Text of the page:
iPads in Space & Apple TV Rumors that Just Won’t Die

Mac OS Ken's Ken RayMore iPhone 4S talk, the new Apple television frenzy, the iPad is a Wi-Fi glutton, and the iPad has a new home on the International Space Station — along with Angry Birds. It’s like the world is begging for Mac OS Ken’s Ken Ray to jump into the middle of it all.

iPhone 4S, Now with Shorter Battery Life
Successful as the iPhone 4S launch has been, the device is, apparently, not without its issues.

CNET says it’s heard word of slower than expected 3G speeds for Sprint’s iPhone. According to the piece, there’s a 60-page support discussion thread on Sprint’s site, with indications there that this is a problem for the iPhone alone, and not other smartphones offered by Old Yeller.

Are Apple and Sprint aware of the issue? Offically, Sprint says everything’s fine — with a side of “we’re paying attention.”

Quoting a statement sent to CNET by Sprint:

Overall, iPhone performance on the Sprint network is consistent with our expectations and the rest of our high-end portfolio. Sprint also did bench-marking of Sprint’s iPhone against competitor’s iPhones and the testing showed little to no performance difference. We are seeing a very low return rate for this device but we are watching the reports of speed issues very closely.

We do see opportunities to optimize performance, specifically in high network capacity areas. We see this as typical optimization work and do not have any specific area of concern. Sprint is committed to providing the best possible experience for our customers. We are listening to our customers and working closely with our partners at Apple to ensure optimal performance of iPhone devices on our network.

That’s the official line. Though unofficially, Apple and Sprint do seem to be working on a fix, which would mean they know there’s a problem.

The Next Web points to an alleged internal Sprint memo indicating that both Sprint and Apple are “aware of, and working on, a fix, suggesting the problem could be software-related.”

CNET got no comment from Apple in the Sprint story, but sporting of them to try for, eh what?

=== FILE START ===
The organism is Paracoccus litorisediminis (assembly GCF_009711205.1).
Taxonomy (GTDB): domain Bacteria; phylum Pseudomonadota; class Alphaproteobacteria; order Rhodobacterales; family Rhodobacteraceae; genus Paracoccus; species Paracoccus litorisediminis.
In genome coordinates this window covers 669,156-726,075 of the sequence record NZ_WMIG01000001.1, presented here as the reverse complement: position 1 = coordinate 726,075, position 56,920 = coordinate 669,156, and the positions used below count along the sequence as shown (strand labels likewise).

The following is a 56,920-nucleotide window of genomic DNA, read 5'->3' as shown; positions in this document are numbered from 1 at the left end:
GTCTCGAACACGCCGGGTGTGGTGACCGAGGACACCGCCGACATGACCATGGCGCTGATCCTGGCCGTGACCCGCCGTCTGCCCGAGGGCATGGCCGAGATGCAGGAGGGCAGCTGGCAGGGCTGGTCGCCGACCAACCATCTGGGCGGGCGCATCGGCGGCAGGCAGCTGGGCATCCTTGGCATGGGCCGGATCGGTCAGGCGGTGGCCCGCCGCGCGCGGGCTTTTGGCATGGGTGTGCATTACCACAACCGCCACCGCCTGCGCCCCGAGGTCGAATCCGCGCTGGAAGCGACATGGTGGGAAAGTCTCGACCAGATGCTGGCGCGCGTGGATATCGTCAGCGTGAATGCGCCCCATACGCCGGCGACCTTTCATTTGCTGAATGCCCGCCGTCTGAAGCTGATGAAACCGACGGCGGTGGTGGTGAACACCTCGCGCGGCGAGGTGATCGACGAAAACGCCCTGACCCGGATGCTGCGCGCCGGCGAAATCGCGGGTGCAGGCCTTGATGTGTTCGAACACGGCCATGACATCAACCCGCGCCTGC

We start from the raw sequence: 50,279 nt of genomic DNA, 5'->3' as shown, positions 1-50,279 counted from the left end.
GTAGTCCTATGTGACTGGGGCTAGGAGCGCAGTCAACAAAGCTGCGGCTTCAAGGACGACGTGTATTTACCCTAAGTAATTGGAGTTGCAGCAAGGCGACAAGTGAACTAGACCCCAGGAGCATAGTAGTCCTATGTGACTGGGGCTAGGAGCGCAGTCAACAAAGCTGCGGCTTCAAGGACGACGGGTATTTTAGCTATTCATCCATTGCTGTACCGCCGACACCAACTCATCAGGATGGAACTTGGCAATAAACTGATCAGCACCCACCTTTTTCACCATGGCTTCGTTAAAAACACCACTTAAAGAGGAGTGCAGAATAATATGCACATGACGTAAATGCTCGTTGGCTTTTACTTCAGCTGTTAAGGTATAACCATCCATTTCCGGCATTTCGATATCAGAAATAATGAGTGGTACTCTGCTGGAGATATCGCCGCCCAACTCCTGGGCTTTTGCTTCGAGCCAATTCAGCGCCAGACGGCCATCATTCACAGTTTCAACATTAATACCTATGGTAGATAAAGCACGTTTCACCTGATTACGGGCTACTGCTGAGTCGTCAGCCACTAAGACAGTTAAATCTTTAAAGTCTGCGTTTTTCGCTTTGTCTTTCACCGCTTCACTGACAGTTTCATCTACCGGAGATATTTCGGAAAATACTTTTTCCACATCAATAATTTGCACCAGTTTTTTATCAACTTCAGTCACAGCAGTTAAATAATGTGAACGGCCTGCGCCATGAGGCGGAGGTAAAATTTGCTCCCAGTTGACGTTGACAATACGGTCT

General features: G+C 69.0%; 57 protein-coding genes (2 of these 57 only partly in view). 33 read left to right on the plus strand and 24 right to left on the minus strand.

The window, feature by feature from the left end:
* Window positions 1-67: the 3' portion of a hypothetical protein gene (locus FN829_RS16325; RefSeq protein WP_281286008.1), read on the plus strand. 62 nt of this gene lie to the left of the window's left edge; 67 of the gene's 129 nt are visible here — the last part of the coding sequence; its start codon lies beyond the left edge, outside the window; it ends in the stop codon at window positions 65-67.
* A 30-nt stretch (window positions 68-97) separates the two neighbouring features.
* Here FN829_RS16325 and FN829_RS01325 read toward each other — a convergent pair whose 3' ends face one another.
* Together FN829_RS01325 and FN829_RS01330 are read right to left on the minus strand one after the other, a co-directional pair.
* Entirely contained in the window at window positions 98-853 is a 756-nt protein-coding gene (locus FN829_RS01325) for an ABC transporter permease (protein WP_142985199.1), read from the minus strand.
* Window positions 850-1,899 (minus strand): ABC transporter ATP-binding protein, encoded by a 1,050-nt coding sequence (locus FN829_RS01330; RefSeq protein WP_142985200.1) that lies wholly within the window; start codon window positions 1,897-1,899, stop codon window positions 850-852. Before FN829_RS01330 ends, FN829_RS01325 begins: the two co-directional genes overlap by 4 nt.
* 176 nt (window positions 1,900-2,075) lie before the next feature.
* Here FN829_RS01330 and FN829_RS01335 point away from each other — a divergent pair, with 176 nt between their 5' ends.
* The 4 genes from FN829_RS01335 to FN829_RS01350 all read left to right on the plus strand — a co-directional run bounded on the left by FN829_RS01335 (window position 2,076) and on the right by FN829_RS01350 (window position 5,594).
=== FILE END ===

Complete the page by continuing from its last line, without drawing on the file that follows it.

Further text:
As for other problems, I’m hearing chatter about wicked bad battery life either for new iPhone 4Ses, or iOS devices running iOS 5. Some say doing a complete restore makes the battery better, others say it does not. Some say it’s tied to the new hardware while others say it’s tied to the new OS. I’ll watch for more on that over the next few days.

On Analysts and Magic Numbers
Time for another edition of “Fun with Numbers.” This week we look at Apple’s share of the tablet space versus the number of tablets Apple’s sold.

CNET has market researcher Strategy Analytics noting the significant growth of the Android tablet, going from controlling 2.3 percent of the space in the third quarter of last year to 26.9 percent for the same quarter this year. Conversely, Apple went from controlling 95.5 percent of the tablet space last year to 66.6 percent in the third-quarter of 2011.

Cue the Greek chorus, limber up those fingers for “doomed” and “beleaguered” headlines, and — for goodness sake — will someone PLEASE wake Rob Enderle?

Maybe not so fast.

While Apple has dropped from controlling nearly 100 percent to just two-thirds of the tablet market, CNET points out that the number of tablets being sold across the board has risen dramatically. So despite the lower percentage of market share, the 11.1 million iPads Apple sold in the third quarter of this year was about 7 million more than it sold in the third quarter of 2010.